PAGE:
If you're at home this Fourth of July weekend, you may
see that SyFy has dropped their usual Twilight Zone
marathon in favor of a show also near and dear to our heart,
The Greatest American Hero. For twenty hours, you
can bask in the glory of Ralph, Bill and Pam fighting unusual
crimes and trying to figure out the suit.
But why limit it to just twenty hours, when there are actually
forty-four to be had? Thanks to Mill Creek Entertainment,
it's also extremely affordable. (Full disclosure: I
do have a slight bias, as with William Katt and Christopher
Folino, I wrote the graphic novel revival of the show last
year; I have no vested interest in this product other than
pride in having been associated with the franchise, however
The first DVD release from Anchor Bay sold out a few years
ago, and Mill Creek has been repackaging older shows like
this in a format that might not satisfy the die-hard fan
(who already has it in a collector's tin with the cape anyway),
but will more easily allow a new generation to discover
Complete as a series but at about a third of the price of
the original releases, Mill Creek reproduces every episode
as faithfully as can be. Yes, the music clearances aren't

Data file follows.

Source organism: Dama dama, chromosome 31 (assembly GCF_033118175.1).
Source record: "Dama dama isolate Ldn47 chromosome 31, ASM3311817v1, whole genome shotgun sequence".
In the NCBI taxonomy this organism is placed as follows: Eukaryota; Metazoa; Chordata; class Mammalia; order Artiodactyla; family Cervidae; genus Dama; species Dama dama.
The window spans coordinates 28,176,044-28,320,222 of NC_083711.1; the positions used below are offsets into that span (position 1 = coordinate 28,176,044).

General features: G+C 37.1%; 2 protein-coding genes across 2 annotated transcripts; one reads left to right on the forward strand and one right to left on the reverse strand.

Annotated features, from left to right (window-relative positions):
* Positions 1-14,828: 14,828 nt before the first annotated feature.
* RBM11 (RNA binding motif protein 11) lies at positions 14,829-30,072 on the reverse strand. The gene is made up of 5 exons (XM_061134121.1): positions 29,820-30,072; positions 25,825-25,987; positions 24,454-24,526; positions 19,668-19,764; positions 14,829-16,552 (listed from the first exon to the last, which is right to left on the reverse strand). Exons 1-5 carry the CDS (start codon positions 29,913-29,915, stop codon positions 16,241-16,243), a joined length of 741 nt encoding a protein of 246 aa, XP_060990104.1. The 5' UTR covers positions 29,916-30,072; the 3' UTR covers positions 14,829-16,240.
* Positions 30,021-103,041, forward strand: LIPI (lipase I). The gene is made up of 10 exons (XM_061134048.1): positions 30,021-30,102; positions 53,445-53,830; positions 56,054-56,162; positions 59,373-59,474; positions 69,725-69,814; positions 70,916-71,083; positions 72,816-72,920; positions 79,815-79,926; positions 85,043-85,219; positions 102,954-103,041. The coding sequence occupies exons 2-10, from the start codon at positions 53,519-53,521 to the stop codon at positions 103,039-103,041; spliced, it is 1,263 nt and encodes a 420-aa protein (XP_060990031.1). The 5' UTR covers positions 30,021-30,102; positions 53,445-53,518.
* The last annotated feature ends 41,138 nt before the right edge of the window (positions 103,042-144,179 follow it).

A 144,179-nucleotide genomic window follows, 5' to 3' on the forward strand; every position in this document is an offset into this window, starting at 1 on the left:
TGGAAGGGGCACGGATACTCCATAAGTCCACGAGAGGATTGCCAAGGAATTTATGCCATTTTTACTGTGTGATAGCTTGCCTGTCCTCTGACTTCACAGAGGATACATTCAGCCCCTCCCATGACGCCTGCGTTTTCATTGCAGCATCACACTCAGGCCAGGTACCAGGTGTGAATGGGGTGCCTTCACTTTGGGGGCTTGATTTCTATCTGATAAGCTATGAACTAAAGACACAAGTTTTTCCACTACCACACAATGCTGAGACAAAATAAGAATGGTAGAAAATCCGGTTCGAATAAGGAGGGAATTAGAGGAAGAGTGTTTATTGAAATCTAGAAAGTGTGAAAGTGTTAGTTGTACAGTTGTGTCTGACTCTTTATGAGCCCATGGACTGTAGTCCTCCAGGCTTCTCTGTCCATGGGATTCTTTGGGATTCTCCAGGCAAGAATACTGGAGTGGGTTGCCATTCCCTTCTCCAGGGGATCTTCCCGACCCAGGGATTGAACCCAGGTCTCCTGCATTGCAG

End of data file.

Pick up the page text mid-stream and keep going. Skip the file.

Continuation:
the same as originally broadcast, but that's just the way
it's going to be in the United States for a long long time.
For new viewers, that's not going to make a difference.
It does seem that some of the extras from the first release
aren't here; though Stephen J. Cannell still gets a spotlight
interview, the cast gets short shrift. Again, for newcomers,
that won't be noticed, but longtime fans might miss that,
especially in light of Robert
Culp's untimely passing a few months ago.
You still have, however, episodes written by him, sharp
observations on the character of FBI hotshot Bill Maxwell
-- check out season two's "Lilacs, Mr. Maxwell."
And yet, I highly recommend a first season episode called
"My Heroes Have Always Been Cowboys," which indirectly
teams Ralph Hinkley (William Katt) with the Lone Ranger.
Today, such a crossover would be impossible, and I am still
somewhat obscuring how it worked then.
It's such a casually yet powerfully evocative summation
of why this show works, and why it should still appeal to
people. Producers tried to revisit the themes in that episode,
but it never quite worked that well again.
The third season does wobble in tone, as the wants of the
network and the wants of the cast started colliding. Is
it social commentary, comedy, science fiction or even at
times horror? At the time, no one could decide. Yet it stuck
in people's hearts, and an attempt to recast it later as
The Greatest American Heroine just didn't work.
That failed pilot was in the prior release, but has been
omitted here. In some ways, that's appropriate, because
even though Katt and Connie Selecca appeared in the episode
in order to pass the torch, it just doesn't have quite the
same snap. That trio of actors has a nice chemistry that
unfortunately never got picked up on again.
So enjoy it on SyFy, then enjoy it on your own. Believe
it or not, it's just fun.